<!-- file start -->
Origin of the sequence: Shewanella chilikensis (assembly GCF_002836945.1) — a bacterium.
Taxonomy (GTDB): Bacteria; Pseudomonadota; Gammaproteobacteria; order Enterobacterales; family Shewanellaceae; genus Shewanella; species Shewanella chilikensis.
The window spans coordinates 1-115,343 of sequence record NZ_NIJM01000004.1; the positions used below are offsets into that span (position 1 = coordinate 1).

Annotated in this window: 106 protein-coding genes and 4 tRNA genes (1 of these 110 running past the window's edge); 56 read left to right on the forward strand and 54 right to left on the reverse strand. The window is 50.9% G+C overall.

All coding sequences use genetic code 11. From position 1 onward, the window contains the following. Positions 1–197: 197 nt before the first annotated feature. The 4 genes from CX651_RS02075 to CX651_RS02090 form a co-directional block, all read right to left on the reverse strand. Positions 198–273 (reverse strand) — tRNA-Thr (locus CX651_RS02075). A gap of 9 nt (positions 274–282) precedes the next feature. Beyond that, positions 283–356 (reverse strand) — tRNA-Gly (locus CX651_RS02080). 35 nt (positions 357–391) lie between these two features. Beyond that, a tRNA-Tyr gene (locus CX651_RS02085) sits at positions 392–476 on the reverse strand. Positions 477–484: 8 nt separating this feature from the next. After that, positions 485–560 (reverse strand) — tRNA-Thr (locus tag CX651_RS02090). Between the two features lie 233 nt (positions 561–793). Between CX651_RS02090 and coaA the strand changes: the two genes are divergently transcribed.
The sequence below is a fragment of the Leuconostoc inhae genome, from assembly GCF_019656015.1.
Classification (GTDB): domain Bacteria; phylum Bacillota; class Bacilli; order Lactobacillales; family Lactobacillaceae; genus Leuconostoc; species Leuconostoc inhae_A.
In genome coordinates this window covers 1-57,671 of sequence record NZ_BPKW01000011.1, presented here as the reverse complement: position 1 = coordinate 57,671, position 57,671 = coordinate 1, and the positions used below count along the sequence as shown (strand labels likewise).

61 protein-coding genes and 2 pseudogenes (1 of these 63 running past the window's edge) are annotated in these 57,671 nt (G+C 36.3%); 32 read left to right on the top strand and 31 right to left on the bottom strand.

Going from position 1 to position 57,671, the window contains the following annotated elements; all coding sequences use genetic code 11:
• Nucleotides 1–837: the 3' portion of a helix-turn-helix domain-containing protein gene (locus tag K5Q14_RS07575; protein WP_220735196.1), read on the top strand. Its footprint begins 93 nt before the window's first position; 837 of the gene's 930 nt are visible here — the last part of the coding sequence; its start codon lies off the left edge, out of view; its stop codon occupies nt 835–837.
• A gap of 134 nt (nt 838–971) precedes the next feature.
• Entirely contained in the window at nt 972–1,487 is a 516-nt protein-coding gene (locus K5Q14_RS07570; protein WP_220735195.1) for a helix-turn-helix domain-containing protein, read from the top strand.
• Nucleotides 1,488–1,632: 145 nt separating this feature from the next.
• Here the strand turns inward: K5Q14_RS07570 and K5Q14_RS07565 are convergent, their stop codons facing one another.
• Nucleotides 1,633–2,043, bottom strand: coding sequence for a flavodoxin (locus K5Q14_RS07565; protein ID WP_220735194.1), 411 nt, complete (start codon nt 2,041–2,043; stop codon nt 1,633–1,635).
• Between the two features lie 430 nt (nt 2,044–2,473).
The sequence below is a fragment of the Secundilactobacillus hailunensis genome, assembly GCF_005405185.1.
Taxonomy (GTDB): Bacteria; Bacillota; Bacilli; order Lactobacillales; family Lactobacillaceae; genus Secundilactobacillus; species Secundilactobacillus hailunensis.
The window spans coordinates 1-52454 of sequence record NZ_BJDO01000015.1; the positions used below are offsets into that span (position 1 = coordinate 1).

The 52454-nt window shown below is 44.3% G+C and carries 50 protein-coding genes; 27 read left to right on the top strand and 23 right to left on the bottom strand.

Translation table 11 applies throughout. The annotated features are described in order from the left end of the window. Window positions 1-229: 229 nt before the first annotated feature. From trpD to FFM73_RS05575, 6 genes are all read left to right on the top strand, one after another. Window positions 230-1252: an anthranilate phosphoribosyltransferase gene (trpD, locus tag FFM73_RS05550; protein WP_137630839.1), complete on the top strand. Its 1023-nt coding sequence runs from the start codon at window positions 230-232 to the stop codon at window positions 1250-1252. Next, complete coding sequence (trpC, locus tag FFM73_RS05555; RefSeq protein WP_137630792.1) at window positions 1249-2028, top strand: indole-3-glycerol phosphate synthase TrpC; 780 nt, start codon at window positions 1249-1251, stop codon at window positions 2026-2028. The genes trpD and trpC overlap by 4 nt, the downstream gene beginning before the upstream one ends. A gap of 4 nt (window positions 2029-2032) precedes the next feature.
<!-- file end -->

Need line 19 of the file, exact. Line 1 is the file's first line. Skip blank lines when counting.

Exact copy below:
Taxonomy (GTDB): Bacteria; Bacillota; Bacilli; order Lactobacillales; family Lactobacillaceae; genus Secundilactobacillus; species Secundilactobacillus hailunensis.